My junior year of high school, I participated in The Next Chapter,
where I interviewed a Holocaust survivor who had escaped the camps and lived in England for much of her childhood.
I believe this program was the perfect intersection of the universal and the personal archive. When I say “universal archive”, I am referring to the scale and the atrocity that happened to the Jewish population as a whole and to the human population of the world during this time. I learned the facts and figures, and I learned a personal story of pain and struggle.
Abe Katz, Auschwitz Survivor
Abe Katz was where I began and he will be my final story. Abe stands strong at 93 years old, a testament to bravery and overcoming incredible odds. I recorded his story and transcribed it. His story is over two hours long, so I am including just a brief sample of it.
I am also including the literal voice recording, because I found that something was lost when I looked at the text. Abe has a strong German accent. His story should not be read or heard, but listened to profoundly, in the space that it sits. And here it will stay, a memory of a life that was lived.
Abe Katz: Auschwitz—Auschwitz was Hell (it was the main camp). Thousands and thousands of people—they came into Auschwitz. We were brought into a big place—like a football field—and all of us had to stay there for hours and then we finally—another camp we had to drop all our clothes, stand naked, and a guy– supposedly like a doctor—had the monocle in his eyes and (he had) the belt and the buckles and all that. We had to line up and he went through us, between us, and he pointed his finger, ‘You go this way, you go this way,’ The ones who went this way, they were going to the crematoriums. I didn’t look at them. And the other ones, when he pointed this way, like me, I was a young guy. They can see that I can work—produce, or whatever. So I went to the good line.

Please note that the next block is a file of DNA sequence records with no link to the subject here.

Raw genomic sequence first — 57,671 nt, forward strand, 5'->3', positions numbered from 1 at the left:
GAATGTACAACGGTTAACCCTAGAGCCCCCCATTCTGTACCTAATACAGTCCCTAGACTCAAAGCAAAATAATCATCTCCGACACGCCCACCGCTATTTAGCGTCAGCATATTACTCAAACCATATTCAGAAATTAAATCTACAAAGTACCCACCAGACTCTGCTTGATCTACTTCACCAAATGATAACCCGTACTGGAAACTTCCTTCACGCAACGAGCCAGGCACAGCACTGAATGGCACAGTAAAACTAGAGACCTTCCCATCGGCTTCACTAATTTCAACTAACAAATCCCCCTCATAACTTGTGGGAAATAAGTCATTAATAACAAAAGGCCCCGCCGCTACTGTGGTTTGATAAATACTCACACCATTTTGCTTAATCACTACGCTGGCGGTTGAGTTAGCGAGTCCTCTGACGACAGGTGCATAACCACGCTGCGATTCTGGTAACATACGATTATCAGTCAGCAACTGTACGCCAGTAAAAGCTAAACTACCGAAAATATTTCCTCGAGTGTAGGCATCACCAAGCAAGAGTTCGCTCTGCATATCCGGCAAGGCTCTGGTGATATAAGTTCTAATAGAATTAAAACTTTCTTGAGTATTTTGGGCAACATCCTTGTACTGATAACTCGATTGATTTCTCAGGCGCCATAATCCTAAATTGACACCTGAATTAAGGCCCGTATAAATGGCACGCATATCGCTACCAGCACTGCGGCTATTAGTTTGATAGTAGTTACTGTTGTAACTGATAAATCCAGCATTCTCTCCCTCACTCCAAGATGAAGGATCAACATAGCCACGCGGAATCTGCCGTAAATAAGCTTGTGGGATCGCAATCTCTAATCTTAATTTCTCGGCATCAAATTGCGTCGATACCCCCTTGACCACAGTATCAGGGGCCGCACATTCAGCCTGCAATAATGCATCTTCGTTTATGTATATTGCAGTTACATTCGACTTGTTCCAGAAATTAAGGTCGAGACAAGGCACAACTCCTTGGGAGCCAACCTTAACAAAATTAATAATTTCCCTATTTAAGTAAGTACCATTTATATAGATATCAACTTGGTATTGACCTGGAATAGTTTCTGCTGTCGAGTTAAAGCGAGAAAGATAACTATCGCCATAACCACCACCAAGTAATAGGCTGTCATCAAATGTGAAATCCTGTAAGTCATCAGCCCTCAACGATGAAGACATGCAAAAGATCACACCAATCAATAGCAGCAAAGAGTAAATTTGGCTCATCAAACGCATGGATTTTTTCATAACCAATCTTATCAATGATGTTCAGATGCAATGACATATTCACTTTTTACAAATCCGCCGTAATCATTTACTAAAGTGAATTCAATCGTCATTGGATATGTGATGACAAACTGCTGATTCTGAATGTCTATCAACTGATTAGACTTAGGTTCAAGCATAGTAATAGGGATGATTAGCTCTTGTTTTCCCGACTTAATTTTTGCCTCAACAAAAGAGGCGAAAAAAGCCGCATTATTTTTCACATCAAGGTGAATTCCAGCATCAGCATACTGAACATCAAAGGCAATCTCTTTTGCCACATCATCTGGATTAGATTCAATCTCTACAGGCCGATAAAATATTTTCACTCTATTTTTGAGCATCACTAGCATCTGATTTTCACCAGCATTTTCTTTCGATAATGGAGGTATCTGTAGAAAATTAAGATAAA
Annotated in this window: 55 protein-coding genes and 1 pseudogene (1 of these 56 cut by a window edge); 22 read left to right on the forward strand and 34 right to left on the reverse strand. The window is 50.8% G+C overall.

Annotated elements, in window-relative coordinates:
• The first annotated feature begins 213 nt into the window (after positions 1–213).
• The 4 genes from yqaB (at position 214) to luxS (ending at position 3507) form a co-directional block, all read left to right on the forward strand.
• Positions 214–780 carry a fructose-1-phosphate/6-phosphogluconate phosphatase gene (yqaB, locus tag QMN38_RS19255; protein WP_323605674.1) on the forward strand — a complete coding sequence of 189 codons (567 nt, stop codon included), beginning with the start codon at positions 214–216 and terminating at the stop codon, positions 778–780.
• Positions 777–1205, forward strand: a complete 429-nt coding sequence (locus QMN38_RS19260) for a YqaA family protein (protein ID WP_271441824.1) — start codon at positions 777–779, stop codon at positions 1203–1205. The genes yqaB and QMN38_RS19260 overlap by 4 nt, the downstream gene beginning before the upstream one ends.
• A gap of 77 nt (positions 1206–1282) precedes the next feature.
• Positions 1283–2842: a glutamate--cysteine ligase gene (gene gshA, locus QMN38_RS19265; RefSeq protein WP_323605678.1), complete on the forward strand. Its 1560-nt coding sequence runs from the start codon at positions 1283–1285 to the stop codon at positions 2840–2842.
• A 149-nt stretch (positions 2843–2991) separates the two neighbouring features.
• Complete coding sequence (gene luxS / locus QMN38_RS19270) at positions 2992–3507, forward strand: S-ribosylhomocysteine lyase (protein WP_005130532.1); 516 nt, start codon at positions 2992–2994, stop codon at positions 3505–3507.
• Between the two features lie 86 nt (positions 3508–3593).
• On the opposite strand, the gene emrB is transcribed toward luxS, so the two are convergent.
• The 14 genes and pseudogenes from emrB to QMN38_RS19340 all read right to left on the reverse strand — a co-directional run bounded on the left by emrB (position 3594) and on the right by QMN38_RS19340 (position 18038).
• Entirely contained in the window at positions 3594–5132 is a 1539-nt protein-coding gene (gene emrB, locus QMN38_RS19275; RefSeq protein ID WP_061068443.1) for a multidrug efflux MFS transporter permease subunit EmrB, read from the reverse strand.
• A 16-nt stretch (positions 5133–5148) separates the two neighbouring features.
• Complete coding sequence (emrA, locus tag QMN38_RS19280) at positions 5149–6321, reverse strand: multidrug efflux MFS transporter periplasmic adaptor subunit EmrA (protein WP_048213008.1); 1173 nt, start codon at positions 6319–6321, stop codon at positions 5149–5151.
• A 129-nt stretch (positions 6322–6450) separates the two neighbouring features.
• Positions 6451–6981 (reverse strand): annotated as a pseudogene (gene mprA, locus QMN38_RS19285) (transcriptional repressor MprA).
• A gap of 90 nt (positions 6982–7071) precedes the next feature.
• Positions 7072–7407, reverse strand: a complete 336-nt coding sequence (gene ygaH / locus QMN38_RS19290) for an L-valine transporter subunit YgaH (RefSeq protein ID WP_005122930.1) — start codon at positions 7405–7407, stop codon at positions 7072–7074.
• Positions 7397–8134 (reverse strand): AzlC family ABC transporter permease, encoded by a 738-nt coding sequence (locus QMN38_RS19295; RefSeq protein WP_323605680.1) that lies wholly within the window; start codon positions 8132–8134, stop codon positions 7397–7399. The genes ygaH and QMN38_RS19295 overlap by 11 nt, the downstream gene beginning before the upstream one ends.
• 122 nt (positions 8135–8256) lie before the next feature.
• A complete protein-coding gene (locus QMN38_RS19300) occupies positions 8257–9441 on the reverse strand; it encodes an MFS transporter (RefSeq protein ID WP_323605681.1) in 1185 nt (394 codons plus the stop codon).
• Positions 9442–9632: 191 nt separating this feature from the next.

(pause, sharp breath)
The sleeping quarters—the barracks. It was bunks. Built– one, two, three, (hand motion to demonstrate their vertical build) and posts between another three, and another three. As long as a city block, almost. We slept six in a bunk. The only way we could fit in the bunk was just laying (on our) side. If we rolled then it would shatter. A guy was on watch, and every hour the lights—he’d turn the lights on in the barracks, and blow a whistle, and everybody had to turn around on the other side. And that had to be all six together, because there was no room. So we just slept and after a while we lay there for a while. And in the morning we got up, and there was a guy between us who would never get up anymore. And that’s the way it was, every day.
Abe is more than a name and more than a number. Abe Katz, you are a powerful man. Abe Katz, you are more than your struggles and you are a symbol of unwavering strength. Abe Katz, your story will be told. Your story is important. You will be remembered.
“Auschwitz: Inside the Nazi State.” PBS. PBS, n.d. Web.
Clark, Roy Peter. Writing Tools: 50 Essential Strategies for Every Writer. New York: Little, Brown, 2006. Print.
Cohen, Kerry. The Truth of Memoir: How to Write about Yourself and Others with Honesty, Emotion, and Integrity. Print.
Kubert, Joe. Yossel: April 19, 1943 : A Story of the Warsaw Ghetto Uprising. New York, 2003. Print.
“Utah Auschwitz Survivor: ‘This Story Should Not Be Forgotten. It Could Happen Again.’” The Salt Lake Tribune. Web. 8 Dec. 2015.
“The Next Chapter – JFCS Holocaust Center of SF.” JFCS Holocaust Center of SF The Next Chapter Comments. Web.
“Homepage – JFCS Holocaust Center of SF.” JFCS Holocaust Center of SF Homepage Comments. Web.
“Two Pockets – Rabbi Simcha Bunim of Peshischa.” Me’ah Sh’arim. Web.
Photos by Shayna Dollinger
Audio was Recorded by Rebecca Dollinger; Voice of Abe Katz